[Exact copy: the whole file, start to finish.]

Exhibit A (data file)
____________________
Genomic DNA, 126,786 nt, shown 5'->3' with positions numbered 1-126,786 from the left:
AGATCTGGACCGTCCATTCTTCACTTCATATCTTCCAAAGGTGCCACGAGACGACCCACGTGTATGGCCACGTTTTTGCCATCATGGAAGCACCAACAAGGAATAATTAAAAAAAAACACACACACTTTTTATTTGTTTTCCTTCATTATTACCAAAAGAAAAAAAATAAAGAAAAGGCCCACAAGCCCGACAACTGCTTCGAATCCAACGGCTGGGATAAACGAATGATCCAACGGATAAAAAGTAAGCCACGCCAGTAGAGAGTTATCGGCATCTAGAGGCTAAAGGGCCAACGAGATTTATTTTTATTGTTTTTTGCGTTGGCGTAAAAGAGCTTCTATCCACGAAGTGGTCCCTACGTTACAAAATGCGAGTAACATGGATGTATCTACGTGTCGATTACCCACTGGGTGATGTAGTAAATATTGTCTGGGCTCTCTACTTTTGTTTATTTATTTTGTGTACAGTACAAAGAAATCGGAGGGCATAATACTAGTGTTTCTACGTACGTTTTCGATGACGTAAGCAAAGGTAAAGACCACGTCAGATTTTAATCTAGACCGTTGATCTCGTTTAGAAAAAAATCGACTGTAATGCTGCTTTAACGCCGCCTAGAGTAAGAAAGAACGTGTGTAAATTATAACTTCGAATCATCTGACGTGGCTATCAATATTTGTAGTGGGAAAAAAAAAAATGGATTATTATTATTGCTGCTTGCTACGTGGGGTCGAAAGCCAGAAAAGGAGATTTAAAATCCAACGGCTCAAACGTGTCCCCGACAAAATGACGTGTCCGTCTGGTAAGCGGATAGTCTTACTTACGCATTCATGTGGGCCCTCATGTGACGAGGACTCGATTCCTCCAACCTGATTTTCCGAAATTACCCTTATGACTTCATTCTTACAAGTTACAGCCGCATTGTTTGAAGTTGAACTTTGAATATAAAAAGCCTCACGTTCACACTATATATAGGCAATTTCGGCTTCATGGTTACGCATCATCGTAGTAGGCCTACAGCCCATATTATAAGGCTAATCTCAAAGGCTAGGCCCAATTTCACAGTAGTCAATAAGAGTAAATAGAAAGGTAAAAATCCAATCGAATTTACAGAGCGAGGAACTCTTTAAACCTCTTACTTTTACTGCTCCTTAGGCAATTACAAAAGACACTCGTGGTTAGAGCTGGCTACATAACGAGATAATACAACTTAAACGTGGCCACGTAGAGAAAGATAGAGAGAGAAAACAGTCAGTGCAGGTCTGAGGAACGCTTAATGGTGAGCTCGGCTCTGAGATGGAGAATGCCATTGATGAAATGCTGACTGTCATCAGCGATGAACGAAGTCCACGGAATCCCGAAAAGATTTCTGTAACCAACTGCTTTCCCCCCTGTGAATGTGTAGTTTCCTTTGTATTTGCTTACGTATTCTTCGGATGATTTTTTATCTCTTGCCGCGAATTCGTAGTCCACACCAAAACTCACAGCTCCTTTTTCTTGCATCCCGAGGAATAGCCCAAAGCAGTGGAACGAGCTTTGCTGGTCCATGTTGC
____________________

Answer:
Genomic DNA, 126,786 nt, shown 5'->3' with positions numbered 1-126,786 from the left:
AGATCTGGACCGTCCATTCTTCACTTCATATCTTCCAAAGGTGCCACGAGACGACCCACGTGTATGGCCACGTTTTTGCCATCATGGAAGCACCAACAAGGAATAATTAAAAAAAAACACACACACTTTTTATTTGTTTTCCTTCATTATTACCAAAAGAAAAAAAATAAAGAAAAGGCCCACAAGCCCGACAACTGCTTCGAATCCAACGGCTGGGATAAACGAATGATCCAACGGATAAAAAGTAAGCCACGCCAGTAGAGAGTTATCGGCATCTAGAGGCTAAAGGGCCAACGAGATTTATTTTTATTGTTTTTTGCGTTGGCGTAAAAGAGCTTCTATCCACGAAGTGGTCCCTACGTTACAAAATGCGAGTAACATGGATGTATCTACGTGTCGATTACCCACTGGGTGATGTAGTAAATATTGTCTGGGCTCTCTACTTTTGTTTATTTATTTTGTGTACAGTACAAAGAAATCGGAGGGCATAATACTAGTGTTTCTACGTACGTTTTCGATGACGTAAGCAAAGGTAAAGACCACGTCAGATTTTAATCTAGACCGTTGATCTCGTTTAGAAAAAAATCGACTGTAATGCTGCTTTAACGCCGCCTAGAGTAAGAAAGAACGTGTGTAAATTATAACTTCGAATCATCTGACGTGGCTATCAATATTTGTAGTGGGAAAAAAAAAAATGGATTATTATTATTGCTGCTTGCTACGTGGGGTCGAAAGCCAGAAAAGGAGATTTAAAATCCAACGGCTCAAACGTGTCCCCGACAAAATGACGTGTCCGTCTGGTAAGCGGATAGTCTTACTTACGCATTCATGTGGGCCCTCATGTGACGAGGACTCGATTCCTCCAACCTGATTTTCCGAAATTACCCTTATGACTTCATTCTTACAAGTTACAGCCGCATTGTTTGAAGTTGAACTTTGAATATAAAAAGCCTCACGTTCACACTATATATAGGCAATTTCGGCTTCATGGTTACGCATCATCGTAGTAGGCCTACAGCCCATATTATAAGGCTAATCTCAAAGGCTAGGCCCAATTTCACAGTAGTCAATAAGAGTAAATAGAAAGGTAAAAATCCAATCGAATTTACAGAGCGAGGAACTCTTTAAACCTCTTACTTTTACTGCTCCTTAGGCAATTACAAAAGACACTCGTGGTTAGAGCTGGCTACATAACGAGATAATACAACTTAAACGTGGCCACGTAGAGAAAGATAGAGAGAGAAAACAGTCAGTGCAGGTCTGAGGAACGCTTAATGGTGAGCTCGGCTCTGAGATGGAGAATGCCATTGATGAAATGCTGACTGTCATCAGCGATGAACGAAGTCCACGGAATCCCGAAAAGATTTCTGTAACCAACTGCTTTCCCCCCTGTGAATGTGTAGTTTCCTTTGTATTTGCTTACGTATTCTTCGGATGATTTTTTATCTCTTGCCGCGAATTCGTAGTCCACACCAAAACTCACAGCTCCTTTTTCTTGCATCCCGAGGAATAGCCCAAAGCAGTGGAACGAGCTTTGCTGGTCCATGTTGC